17. 17. In 2005, Luis Garcia proved that there was a security reduction of Merkle Hash Tree signatures to the security of the underlying hash function. Garcia showed in his paper that if computationally one-way hash functions exist then the Merkle Hash Tree signature is provably secure. H A S H C RY P T O G R A P H Y - M E R K L E S I G N AT U R E S C H E M E S
  18. 18. Long-studied crypto systems with moderately high confidence for some code families . Challenges in communication sizes . In 2016, Wang proposed a random linear code encryption scheme RLCE [32] which is based on McEliece schemes. RLCE scheme can be constructed using any linear code such as Reed-Solomon code by inserting random columns in the underlying linear code generator matrix. C O D E B A S E D C RY P T O G R A P H Y - R L C E
  19. 19. Security is related to the problem of constructing an isogeny between two super singular curves with the same number of points. Slower computation. Slower communication. S U P E R S I N G U L A R E L L I P T I C C U R V E I S O G E N Y C RY P T O G R A P H Y
  20. 20. E U R O P E A N C O M M I S S I O N R E C O M M E N D AT I O N S R E F E R E N C E - W H O N I X
  21. 21. S Y M M E T R I C E N C RY P T I O N • Symmetric systems are usually not affected by Shor’s algorithm, but they are affected by Grover’s algorithm • Under Grover’s attack, the best security a key of length n can offer is 2(n/2) • Hence, AES - 128 offers only 2^64 post quantum security • Recommended • AES - 256 • Salsa20 • Serpent - 256
  22. 22. S Y M M E T R I C A U T H E N T I C AT I O N Some message-authentication codes provide “information-theoretic security”, guaranteeing that they are as secure as the underlying cipher (within a negligible mathematically guaranteed forgery probability), even against an adversary with unlimited computing power. These authentication mechanisms are not affected by quantum computing. • Poly1305 • GCM using 96 bit nonce and a 128 bit authenticator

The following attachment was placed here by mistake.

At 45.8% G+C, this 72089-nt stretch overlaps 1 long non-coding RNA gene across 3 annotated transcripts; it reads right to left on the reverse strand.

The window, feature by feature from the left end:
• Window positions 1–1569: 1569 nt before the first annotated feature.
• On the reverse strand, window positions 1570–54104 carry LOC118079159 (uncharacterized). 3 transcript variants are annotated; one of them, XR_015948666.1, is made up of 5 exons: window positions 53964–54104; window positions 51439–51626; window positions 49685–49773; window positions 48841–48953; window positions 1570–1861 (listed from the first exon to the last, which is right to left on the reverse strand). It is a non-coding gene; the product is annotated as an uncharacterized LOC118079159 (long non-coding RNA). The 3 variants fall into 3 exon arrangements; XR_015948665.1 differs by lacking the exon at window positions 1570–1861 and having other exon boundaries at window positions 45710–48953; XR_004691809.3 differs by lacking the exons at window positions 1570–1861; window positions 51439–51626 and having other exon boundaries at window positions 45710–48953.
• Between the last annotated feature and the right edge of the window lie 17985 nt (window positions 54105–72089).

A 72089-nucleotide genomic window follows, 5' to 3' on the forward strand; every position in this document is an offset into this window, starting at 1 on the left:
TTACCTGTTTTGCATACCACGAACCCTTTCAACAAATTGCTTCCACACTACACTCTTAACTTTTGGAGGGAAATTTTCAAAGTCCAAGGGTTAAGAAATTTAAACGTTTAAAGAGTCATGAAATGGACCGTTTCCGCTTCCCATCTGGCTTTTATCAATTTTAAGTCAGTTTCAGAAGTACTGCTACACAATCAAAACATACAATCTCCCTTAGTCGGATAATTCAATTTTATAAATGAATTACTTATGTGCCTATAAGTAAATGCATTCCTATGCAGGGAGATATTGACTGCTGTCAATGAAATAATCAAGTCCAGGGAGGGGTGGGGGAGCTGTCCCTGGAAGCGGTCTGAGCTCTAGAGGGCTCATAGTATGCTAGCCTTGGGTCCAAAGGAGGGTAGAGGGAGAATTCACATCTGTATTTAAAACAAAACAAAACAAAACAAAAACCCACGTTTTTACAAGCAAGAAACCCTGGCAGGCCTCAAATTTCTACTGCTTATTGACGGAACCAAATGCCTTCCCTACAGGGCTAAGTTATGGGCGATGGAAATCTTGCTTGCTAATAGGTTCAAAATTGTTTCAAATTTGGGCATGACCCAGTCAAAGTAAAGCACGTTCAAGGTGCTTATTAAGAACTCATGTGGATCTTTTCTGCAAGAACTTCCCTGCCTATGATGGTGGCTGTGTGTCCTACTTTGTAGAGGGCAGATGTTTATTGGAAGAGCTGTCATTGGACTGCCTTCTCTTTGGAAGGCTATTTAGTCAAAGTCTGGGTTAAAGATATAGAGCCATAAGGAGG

23. 23. P U B L I C K E Y E N C RY P T I O N For public-key encryption the currently used algorithms based on RSA and ECC are easily broken by quantum computers. Code-based cryptography has been studied since 1978 and has withstood attacks very well, including attacks using quantum computers. McEliece with binary Goppa codes using length n = 6960, dimension k = 5413 and adding t = 119 errors. The Stehl ́e–Steinfeld version of the NTRU lattice-based crypto system.
  24. 24. P U B L I C K E Y S I G N AT U R E S Similar to encryption, currently used signatures are based on problems that become easy to solve with a quantum computer. Signatures use cryptographic hash functions in order to hash the message and then sign the hash. Following two hash functions can achieve 2^128 post quantum security • XMSS which is stateful • SPHINCS which is stateless • HFEv multivariate quadratic signature
  25. 25. F R E E S O F T WA R E I M P L E M E N TAT I O N S P O S T Q U A N T U M C RY P T O G R A P H Y T O O L K I T S
  26. 26. L I B R A R I E S A N D T O O L S • CodeCrypt • Cyph • OneTime • TinySSH
  27. 27. P Q C RY P T O V P N P R O J E C T I M P L E M E N TAT I O N I N I T I AT I V E S
  28. 28. A S I G N AT U R E S C H E M E U S I N G S Y M M E T R I C K E Y P R I M I T I V E S A N D N O N I N T E R A C T I V E Z E R O K N O W L E D G E P R O O F S . M I C R O S O F T R E S E A R C H I M P L E M E N T I N G P I C N I C I N A P K I U S I N G H A R D WA R E S E C U R I T Y M O D U L E S . P I C N I C
  29. 29. O P E N Q U A N T U M S A F E P R O J E C T Open Quantum Safe[53][54] (OQS) project was started in late 2016 and has the goal of developing and prototyping quantum-resistant cryptography. It aims to integrate current post- quantum schemes in one library: liboqs.[55] liboqs is an open source C library for quantum- resistant cryptographic algorithms. liboqs initially focuses on key exchange algorithms. liboqs provides a common API suitable for post-quantum key exchange algorithms, and will collect together various implementations. liboqs will also include a test harness and benchmarking routines to compare performance of post-quantum implementations. Furthermore, OQS also provides integration of liboqs into OpenSSL.
  30. 30. Z E R O K N O W L E D G E P R O O F S A N I N T R O D U C T I O N
  31. 31. H I S T O RY • Goldwasser, Micali, and Rackoff, 1985. Zero knowledge was first demonstrated in the model of interactive proofs, in which a resource-unbounded prover interacts with a probabilistic polynomial-time verifier to the end of convincing it of the validity of a statement. • Interactive Proof Systems – Challenge-Response Authentication – Prover and Verifier – Verifier Accepts or Rejects the Prover